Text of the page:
Terrazzo floors were most widespread in the founding period and around the turn of the century , not only in residential buildings, but also in public buildings such as churches and train stations. Different colored surfaces were often combined with each other and ornaments or inscriptions made of mosaic stones were also inserted. In contrast, later floors were designed in a single color, but in the first half of the 20th century they were often used in high- traffic areas of residential construction, for example in stairwells, kitchens and bathrooms. During the post-war German reconstruction , terrazzo floors were very often laid, but now also in the form of so-called "terrazzo panels". Terrazzo was not only used for flat floor surfaces, but also for stairs that were either poured or built from finished terrazzo steps. Sinks and table tops were also made from the decorative material.

From the 1960s, cheaper, industrially manufactured products such as ceramic tiles , carpeting and PVC increasingly pushed terrazzo floors out of the mass market. In some places existing terrazzo floors were even covered with "modern" coverings, also because the knowledge about the possibility of repairing damage had been lost. More recently, terrazzo has been rediscovered for high quality living areas. By using purely mineral substances, there is no risk of vapors. In many historical buildings, terrazzo floors are still preserved and in good condition, which proves their durability.

However, surfaces that are damaged or later covered with other coverings can also be restored. For example, residues of glue and mortar, such as those found in e.g. B. left behind by glued PVC floors or tiles, sanded and the surface re-polished. The addition of imperfections requires a certain amount of experience, as the correct selection of colors and additives must ensure that the old covering looks as precisely as possible. With the appropriate knowledge, however, it is quite possible to inconspicuously add even large imperfections or to create new floor areas to match the existing ones, as is the case with B. may be necessary when changing the floor plan of a building. Apart from the requirements of the monument protection, the great durability, easy maintenance and the appearance of terrazzo, which is appreciated again today, make the repair appear worthwhile.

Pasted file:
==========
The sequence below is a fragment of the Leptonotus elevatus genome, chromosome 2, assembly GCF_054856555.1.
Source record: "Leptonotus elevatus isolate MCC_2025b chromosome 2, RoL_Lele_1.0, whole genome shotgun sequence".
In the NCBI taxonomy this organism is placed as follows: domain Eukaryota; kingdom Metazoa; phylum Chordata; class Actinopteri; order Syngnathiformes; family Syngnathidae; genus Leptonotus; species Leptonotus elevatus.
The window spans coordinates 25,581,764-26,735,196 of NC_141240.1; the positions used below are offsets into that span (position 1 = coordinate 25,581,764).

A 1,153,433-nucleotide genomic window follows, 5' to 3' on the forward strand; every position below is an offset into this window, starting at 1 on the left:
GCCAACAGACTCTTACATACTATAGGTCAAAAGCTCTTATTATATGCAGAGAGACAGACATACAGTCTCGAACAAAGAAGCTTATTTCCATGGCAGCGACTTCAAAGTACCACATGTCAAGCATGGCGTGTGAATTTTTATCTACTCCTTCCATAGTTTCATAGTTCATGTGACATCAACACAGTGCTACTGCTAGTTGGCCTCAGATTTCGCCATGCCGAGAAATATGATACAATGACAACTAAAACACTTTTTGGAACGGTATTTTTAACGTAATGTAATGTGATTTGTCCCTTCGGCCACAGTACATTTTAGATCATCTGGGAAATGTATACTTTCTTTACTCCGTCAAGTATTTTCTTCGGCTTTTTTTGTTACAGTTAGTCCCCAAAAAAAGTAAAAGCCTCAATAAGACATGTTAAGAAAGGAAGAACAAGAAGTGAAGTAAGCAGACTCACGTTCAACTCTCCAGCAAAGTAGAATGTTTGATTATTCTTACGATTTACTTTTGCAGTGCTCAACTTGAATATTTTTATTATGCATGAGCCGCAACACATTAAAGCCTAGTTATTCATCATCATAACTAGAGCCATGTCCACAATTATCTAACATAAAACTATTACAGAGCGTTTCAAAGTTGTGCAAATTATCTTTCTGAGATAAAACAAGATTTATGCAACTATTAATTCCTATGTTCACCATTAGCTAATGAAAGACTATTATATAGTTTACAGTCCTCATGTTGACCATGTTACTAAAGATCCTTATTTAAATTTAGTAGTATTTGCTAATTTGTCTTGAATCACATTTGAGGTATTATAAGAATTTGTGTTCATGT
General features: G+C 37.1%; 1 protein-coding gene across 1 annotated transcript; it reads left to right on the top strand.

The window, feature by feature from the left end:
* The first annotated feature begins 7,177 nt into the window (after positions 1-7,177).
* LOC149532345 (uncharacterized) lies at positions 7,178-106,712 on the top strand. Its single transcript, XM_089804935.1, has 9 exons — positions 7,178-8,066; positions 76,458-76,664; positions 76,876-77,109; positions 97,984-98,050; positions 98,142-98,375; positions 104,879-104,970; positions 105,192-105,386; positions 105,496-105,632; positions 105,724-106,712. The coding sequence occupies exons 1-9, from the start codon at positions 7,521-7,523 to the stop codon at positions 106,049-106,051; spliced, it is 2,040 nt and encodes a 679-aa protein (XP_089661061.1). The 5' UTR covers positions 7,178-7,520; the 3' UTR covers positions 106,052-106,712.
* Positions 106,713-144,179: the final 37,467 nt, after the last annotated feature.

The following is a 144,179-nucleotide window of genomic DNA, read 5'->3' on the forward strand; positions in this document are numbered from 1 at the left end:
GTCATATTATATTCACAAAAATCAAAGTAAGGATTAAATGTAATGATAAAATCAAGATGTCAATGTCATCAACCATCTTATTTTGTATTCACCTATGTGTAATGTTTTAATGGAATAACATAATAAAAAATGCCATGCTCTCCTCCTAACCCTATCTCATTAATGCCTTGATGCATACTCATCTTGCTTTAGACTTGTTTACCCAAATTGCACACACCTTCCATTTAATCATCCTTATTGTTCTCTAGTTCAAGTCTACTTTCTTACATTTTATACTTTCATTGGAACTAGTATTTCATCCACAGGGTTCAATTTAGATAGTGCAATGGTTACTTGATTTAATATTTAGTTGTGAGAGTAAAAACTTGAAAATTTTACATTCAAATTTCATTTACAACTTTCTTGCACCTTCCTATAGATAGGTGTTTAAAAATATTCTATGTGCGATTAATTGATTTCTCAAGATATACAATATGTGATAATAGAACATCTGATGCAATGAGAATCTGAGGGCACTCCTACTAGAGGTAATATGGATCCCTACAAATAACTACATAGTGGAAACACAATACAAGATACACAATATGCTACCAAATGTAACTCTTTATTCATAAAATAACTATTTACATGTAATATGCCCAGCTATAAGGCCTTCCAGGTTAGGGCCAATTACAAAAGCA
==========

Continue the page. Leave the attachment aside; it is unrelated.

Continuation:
Terrazzo usually has advantages over other coverings in terms of load-bearing capacity , usability and, above all, service life . It consists of mineral materials, hardly absorbs water and the visible top layer is relatively thick. The choice of material influences hardness and resistance in individual cases. In addition, there is - similar to solid parquet - the option of refurbishing the surface by sanding and polishing.


Traditionally, terrazzo is dry mixed on site from binding agents and aggregates (mostly from 5 mm grain size), mixed with water and hydraulic lime or cement . The color of the floor can be influenced by adding pigments and different colored additives .